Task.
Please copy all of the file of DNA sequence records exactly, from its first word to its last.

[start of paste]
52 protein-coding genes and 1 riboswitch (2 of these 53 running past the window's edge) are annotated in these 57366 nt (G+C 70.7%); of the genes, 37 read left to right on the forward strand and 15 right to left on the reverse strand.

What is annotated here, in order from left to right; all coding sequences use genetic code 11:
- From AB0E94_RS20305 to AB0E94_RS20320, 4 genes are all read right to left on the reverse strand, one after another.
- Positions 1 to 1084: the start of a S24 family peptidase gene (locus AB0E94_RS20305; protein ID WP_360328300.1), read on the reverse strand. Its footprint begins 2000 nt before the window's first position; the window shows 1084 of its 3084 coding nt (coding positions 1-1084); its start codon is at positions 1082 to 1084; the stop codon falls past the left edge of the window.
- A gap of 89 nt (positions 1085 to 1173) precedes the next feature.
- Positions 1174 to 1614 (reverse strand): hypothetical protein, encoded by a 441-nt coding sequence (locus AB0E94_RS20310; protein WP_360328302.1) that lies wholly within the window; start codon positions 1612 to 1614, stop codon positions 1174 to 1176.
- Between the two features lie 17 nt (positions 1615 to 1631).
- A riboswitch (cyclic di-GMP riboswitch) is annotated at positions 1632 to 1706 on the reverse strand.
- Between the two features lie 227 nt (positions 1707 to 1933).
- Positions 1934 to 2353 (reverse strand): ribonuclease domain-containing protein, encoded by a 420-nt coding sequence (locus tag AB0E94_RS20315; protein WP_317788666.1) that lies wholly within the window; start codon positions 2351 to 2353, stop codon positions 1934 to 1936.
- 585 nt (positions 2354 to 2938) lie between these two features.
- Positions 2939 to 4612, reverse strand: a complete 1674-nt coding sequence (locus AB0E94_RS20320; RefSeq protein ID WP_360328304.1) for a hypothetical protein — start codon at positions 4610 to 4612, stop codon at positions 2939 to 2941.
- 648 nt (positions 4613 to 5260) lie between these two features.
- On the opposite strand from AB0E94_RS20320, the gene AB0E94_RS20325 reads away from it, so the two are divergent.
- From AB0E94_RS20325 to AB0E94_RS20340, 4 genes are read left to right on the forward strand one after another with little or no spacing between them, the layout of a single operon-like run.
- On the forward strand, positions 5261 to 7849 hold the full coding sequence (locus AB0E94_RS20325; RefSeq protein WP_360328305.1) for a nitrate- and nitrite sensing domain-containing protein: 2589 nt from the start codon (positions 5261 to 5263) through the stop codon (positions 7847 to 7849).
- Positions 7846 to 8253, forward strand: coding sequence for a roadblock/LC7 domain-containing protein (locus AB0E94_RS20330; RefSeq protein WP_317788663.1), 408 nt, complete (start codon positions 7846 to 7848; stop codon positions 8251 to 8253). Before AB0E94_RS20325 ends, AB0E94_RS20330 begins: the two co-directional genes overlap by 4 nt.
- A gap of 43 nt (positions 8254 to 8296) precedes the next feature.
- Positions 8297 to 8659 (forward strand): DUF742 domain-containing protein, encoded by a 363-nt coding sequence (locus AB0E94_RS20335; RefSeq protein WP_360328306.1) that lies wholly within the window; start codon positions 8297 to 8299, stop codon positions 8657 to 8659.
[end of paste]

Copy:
52 protein-coding genes and 1 riboswitch (2 of these 53 running past the window's edge) are annotated in these 57366 nt (G+C 70.7%); of the genes, 37 read left to right on the forward strand and 15 right to left on the reverse strand.

What is annotated here, in order from left to right; all coding sequences use genetic code 11:
- From AB0E94_RS20305 to AB0E94_RS20320, 4 genes are all read right to left on the reverse strand, one after another.
- Positions 1 to 1084: the start of a S24 family peptidase gene (locus AB0E94_RS20305; protein ID WP_360328300.1), read on the reverse strand. Its footprint begins 2000 nt before the window's first position; the window shows 1084 of its 3084 coding nt (coding positions 1-1084); its start codon is at positions 1082 to 1084; the stop codon falls past the left edge of the window.
- A gap of 89 nt (positions 1085 to 1173) precedes the next feature.
- Positions 1174 to 1614 (reverse strand): hypothetical protein, encoded by a 441-nt coding sequence (locus AB0E94_RS20310; protein WP_360328302.1) that lies wholly within the window; start codon positions 1612 to 1614, stop codon positions 1174 to 1176.
- Between the two features lie 17 nt (positions 1615 to 1631).
- A riboswitch (cyclic di-GMP riboswitch) is annotated at positions 1632 to 1706 on the reverse strand.
- Between the two features lie 227 nt (positions 1707 to 1933).
- Positions 1934 to 2353 (reverse strand): ribonuclease domain-containing protein, encoded by a 420-nt coding sequence (locus tag AB0E94_RS20315; protein WP_317788666.1) that lies wholly within the window; start codon positions 2351 to 2353, stop codon positions 1934 to 1936.
- 585 nt (positions 2354 to 2938) lie between these two features.
- Positions 2939 to 4612, reverse strand: a complete 1674-nt coding sequence (locus AB0E94_RS20320; RefSeq protein ID WP_360328304.1) for a hypothetical protein — start codon at positions 4610 to 4612, stop codon at positions 2939 to 2941.
- 648 nt (positions 4613 to 5260) lie between these two features.
- On the opposite strand from AB0E94_RS20320, the gene AB0E94_RS20325 reads away from it, so the two are divergent.
- From AB0E94_RS20325 to AB0E94_RS20340, 4 genes are read left to right on the forward strand one after another with little or no spacing between them, the layout of a single operon-like run.
- On the forward strand, positions 5261 to 7849 hold the full coding sequence (locus AB0E94_RS20325; RefSeq protein WP_360328305.1) for a nitrate- and nitrite sensing domain-containing protein: 2589 nt from the start codon (positions 5261 to 5263) through the stop codon (positions 7847 to 7849).
- Positions 7846 to 8253, forward strand: coding sequence for a roadblock/LC7 domain-containing protein (locus AB0E94_RS20330; RefSeq protein WP_317788663.1), 408 nt, complete (start codon positions 7846 to 7848; stop codon positions 8251 to 8253). Before AB0E94_RS20325 ends, AB0E94_RS20330 begins: the two co-directional genes overlap by 4 nt.
- A gap of 43 nt (positions 8254 to 8296) precedes the next feature.
- Positions 8297 to 8659 (forward strand): DUF742 domain-containing protein, encoded by a 363-nt coding sequence (locus AB0E94_RS20335; RefSeq protein WP_360328306.1) that lies wholly within the window; start codon positions 8297 to 8299, stop codon positions 8657 to 8659.